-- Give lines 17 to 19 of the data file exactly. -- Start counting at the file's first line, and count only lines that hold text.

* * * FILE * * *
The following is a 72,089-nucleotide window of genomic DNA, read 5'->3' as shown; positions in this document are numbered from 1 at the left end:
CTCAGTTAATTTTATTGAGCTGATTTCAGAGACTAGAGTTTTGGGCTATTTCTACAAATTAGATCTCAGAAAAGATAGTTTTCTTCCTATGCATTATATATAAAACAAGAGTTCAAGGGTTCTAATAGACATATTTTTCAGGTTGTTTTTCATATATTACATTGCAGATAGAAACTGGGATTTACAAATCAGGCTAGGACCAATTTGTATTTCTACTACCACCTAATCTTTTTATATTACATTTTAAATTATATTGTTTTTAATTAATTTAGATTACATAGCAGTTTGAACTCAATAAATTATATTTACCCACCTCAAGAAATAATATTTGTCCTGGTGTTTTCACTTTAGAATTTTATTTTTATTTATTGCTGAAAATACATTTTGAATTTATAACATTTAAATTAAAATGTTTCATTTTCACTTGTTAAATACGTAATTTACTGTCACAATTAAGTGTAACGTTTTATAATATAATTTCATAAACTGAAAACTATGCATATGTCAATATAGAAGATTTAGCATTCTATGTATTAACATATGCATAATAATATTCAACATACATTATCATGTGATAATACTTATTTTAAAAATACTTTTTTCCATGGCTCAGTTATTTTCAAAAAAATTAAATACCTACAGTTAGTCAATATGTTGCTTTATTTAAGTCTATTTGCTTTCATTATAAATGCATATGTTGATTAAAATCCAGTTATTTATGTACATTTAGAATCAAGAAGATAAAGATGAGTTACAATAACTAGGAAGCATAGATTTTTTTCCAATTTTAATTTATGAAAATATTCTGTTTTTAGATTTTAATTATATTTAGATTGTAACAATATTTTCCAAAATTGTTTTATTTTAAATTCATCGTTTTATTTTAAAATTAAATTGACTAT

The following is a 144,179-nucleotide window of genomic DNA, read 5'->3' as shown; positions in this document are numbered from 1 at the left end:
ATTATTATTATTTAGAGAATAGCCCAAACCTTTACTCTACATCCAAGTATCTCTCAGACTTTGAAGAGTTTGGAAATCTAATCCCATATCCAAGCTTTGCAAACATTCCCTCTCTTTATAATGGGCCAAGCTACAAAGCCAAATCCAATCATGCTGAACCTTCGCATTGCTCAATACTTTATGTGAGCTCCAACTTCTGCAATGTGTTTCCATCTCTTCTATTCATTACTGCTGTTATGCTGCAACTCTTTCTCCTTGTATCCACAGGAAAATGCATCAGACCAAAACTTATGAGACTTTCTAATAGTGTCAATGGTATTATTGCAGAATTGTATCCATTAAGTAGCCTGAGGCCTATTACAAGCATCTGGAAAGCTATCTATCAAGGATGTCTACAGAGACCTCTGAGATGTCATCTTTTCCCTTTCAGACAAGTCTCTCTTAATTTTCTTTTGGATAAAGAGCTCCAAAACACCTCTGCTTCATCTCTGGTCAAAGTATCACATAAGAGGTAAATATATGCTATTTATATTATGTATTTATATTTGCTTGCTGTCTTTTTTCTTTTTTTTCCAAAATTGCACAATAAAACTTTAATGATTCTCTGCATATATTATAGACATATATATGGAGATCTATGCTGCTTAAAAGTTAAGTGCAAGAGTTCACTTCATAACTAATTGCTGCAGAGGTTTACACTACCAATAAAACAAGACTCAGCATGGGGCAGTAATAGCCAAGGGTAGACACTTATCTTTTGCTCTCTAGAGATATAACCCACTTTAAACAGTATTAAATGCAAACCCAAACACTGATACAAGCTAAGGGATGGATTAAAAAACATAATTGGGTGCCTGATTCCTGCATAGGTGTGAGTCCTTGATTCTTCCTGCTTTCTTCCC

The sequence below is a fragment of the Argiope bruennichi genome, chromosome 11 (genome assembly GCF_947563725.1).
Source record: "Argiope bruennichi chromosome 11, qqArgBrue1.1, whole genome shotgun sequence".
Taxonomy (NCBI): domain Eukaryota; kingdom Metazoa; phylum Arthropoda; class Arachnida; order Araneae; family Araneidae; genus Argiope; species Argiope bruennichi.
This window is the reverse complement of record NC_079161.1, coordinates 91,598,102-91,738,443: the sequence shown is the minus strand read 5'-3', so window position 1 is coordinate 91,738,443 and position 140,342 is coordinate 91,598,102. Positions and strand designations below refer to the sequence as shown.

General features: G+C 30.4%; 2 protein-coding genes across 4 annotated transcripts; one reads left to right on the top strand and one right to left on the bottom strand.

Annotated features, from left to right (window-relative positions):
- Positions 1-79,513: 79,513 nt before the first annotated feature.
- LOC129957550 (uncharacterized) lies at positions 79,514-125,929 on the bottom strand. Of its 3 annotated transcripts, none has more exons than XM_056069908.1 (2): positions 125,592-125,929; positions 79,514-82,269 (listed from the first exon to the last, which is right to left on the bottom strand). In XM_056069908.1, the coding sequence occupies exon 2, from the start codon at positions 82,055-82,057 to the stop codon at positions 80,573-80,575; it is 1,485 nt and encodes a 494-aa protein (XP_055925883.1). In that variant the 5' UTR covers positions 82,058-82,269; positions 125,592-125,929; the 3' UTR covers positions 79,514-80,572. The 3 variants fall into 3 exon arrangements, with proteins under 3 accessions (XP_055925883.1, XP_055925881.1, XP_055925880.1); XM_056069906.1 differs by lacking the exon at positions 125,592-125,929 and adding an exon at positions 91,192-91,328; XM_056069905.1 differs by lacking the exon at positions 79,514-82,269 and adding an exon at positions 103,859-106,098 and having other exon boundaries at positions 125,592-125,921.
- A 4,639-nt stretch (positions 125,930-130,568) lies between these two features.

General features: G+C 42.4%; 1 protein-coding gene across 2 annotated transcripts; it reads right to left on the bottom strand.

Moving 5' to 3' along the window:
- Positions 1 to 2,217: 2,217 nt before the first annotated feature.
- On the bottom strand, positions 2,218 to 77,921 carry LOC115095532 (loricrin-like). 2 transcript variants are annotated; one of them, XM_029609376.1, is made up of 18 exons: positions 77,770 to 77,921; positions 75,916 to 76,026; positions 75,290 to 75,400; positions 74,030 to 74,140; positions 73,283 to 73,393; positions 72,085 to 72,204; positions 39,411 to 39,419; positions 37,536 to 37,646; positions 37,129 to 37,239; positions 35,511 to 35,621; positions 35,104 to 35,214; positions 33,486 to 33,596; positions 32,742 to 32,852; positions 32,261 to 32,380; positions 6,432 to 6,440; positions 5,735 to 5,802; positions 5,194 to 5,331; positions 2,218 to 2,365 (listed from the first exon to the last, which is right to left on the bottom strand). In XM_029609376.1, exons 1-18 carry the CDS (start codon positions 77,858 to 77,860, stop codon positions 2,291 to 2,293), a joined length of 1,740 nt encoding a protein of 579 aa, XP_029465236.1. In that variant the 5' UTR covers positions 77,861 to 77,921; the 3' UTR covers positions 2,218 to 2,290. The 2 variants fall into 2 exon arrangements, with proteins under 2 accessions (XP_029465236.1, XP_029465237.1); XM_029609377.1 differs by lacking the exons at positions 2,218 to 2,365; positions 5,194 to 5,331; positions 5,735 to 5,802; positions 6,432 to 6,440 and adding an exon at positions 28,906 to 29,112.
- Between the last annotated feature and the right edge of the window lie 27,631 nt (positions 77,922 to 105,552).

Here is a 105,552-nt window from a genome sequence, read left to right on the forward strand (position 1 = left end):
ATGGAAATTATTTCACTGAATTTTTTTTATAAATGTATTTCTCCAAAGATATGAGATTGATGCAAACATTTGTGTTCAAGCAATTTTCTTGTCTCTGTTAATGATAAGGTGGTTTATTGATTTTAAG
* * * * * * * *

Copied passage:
- On the bottom strand, positions 2,218 to 77,921 carry LOC115095532 (loricrin-like). 2 transcript variants are annotated; one of them, XM_029609376.1, is made up of 18 exons: positions 77,770 to 77,921; positions 75,916 to 76,026; positions 75,290 to 75,400; positions 74,030 to 74,140; positions 73,283 to 73,393; positions 72,085 to 72,204; positions 39,411 to 39,419; positions 37,536 to 37,646; positions 37,129 to 37,239; positions 35,511 to 35,621; positions 35,104 to 35,214; positions 33,486 to 33,596; positions 32,742 to 32,852; positions 32,261 to 32,380; positions 6,432 to 6,440; positions 5,735 to 5,802; positions 5,194 to 5,331; positions 2,218 to 2,365 (listed from the first exon to the last, which is right to left on the bottom strand). In XM_029609376.1, exons 1-18 carry the CDS (start codon positions 77,858 to 77,860, stop codon positions 2,291 to 2,293), a joined length of 1,740 nt encoding a protein of 579 aa, XP_029465236.1. In that variant the 5' UTR covers positions 77,861 to 77,921; the 3' UTR covers positions 2,218 to 2,290. The 2 variants fall into 2 exon arrangements, with proteins under 2 accessions (XP_029465236.1, XP_029465237.1); XM_029609377.1 differs by lacking the exons at positions 2,218 to 2,365; positions 5,194 to 5,331; positions 5,735 to 5,802; positions 6,432 to 6,440 and adding an exon at positions 28,906 to 29,112.
- Between the last annotated feature and the right edge of the window lie 27,631 nt (positions 77,922 to 105,552).

Here is a 105,552-nt window from a genome sequence, read left to right on the forward strand (position 1 = left end):